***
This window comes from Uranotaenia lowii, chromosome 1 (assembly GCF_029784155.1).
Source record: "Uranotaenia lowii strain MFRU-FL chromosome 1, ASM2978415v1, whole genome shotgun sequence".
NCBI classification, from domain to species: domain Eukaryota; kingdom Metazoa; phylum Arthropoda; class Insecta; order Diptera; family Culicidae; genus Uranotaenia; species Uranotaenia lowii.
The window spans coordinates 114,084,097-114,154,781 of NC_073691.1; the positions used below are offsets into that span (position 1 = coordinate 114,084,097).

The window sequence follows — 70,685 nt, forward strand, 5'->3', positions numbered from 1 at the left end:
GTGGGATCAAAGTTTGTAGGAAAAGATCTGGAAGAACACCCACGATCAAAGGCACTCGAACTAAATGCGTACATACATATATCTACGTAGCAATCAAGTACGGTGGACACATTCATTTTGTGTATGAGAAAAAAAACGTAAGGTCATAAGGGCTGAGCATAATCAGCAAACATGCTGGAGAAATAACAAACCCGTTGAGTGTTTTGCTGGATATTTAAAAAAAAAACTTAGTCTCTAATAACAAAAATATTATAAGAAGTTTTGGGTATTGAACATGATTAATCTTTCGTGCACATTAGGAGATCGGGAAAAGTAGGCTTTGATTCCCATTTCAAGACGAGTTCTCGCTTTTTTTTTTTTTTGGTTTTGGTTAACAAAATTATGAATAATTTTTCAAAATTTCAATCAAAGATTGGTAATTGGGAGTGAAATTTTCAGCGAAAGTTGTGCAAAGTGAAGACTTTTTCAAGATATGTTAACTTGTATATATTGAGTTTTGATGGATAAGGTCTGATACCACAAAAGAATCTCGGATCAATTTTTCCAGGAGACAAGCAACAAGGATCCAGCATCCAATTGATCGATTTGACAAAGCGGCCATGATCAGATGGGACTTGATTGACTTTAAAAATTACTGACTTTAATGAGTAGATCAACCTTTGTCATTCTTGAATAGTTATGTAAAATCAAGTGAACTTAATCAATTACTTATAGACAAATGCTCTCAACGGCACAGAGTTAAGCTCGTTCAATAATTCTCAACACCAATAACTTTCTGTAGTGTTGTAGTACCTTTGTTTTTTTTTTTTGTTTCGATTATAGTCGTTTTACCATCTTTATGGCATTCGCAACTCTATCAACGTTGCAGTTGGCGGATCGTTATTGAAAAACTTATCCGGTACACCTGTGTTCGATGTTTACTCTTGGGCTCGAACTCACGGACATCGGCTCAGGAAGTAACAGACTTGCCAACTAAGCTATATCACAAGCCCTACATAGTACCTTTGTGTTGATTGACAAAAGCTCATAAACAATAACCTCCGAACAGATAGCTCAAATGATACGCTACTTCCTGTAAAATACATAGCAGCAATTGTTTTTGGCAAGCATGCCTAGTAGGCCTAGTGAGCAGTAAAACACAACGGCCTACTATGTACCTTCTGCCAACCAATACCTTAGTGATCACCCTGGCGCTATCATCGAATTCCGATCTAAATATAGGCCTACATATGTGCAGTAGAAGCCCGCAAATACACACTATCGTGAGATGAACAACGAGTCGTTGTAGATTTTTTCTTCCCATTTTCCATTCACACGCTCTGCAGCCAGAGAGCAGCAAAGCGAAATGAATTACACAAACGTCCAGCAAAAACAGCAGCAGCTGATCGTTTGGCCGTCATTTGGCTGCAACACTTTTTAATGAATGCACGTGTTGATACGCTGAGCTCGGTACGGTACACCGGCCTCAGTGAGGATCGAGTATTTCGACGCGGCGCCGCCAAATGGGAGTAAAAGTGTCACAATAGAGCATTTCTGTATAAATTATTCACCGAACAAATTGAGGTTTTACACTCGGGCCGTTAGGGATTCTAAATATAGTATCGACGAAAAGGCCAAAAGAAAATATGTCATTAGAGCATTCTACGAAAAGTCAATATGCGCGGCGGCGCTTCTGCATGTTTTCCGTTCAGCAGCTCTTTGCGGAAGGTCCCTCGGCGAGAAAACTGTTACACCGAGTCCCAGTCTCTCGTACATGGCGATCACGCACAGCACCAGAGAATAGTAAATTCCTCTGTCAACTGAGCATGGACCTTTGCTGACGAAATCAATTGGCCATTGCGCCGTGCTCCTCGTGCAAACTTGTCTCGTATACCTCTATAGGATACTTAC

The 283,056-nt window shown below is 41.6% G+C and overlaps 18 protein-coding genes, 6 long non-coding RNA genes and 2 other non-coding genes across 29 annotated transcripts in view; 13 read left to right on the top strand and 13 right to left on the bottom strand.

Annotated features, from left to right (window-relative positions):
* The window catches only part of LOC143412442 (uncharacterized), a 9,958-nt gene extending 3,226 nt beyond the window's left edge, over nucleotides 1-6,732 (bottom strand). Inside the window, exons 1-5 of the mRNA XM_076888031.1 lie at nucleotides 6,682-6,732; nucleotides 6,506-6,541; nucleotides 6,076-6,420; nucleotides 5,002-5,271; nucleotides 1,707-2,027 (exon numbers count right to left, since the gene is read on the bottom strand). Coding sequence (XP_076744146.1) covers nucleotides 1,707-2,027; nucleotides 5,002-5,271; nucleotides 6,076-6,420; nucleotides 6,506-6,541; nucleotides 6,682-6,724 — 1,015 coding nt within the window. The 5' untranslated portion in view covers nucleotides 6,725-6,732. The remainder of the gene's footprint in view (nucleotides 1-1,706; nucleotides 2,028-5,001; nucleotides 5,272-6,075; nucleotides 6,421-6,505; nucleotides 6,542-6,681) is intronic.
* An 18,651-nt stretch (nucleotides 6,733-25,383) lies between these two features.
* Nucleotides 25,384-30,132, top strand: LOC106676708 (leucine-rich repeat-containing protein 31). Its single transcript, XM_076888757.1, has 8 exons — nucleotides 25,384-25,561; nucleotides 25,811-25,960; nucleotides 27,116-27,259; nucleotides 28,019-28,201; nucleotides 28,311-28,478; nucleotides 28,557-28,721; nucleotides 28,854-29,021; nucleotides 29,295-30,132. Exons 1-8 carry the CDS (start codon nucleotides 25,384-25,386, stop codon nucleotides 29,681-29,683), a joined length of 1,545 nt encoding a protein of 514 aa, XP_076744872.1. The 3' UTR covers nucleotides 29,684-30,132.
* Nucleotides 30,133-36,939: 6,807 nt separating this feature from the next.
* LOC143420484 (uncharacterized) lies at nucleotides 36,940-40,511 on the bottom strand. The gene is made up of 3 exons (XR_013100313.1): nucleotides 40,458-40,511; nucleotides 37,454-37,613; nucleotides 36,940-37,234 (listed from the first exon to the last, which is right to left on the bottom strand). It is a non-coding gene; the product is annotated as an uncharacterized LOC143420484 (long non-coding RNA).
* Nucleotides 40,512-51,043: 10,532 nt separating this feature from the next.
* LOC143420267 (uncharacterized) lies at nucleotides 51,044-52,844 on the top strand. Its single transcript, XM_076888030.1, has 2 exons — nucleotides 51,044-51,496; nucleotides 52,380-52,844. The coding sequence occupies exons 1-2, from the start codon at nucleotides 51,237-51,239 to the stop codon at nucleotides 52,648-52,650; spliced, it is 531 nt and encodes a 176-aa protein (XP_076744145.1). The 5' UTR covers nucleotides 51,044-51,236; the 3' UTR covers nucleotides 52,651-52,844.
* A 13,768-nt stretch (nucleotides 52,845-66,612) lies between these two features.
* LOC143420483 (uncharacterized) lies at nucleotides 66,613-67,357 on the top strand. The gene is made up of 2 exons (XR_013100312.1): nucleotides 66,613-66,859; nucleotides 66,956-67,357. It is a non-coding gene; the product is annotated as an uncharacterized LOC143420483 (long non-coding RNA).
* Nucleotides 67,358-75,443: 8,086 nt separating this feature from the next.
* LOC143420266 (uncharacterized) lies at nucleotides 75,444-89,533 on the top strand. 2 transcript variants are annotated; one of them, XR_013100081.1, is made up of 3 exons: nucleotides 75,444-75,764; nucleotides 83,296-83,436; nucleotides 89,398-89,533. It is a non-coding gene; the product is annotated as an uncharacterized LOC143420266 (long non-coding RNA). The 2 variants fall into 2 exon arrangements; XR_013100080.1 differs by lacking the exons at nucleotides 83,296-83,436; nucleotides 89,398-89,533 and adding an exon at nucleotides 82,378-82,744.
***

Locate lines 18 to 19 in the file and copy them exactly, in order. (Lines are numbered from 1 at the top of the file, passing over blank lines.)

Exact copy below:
* Nucleotides 67,358-75,443: 8,086 nt separating this feature from the next.
* LOC143420266 (uncharacterized) lies at nucleotides 75,444-89,533 on the top strand. 2 transcript variants are annotated; one of them, XR_013100081.1, is made up of 3 exons: nucleotides 75,444-75,764; nucleotides 83,296-83,436; nucleotides 89,398-89,533. It is a non-coding gene; the product is annotated as an uncharacterized LOC143420266 (long non-coding RNA). The 2 variants fall into 2 exon arrangements; XR_013100080.1 differs by lacking the exons at nucleotides 83,296-83,436; nucleotides 89,398-89,533 and adding an exon at nucleotides 82,378-82,744.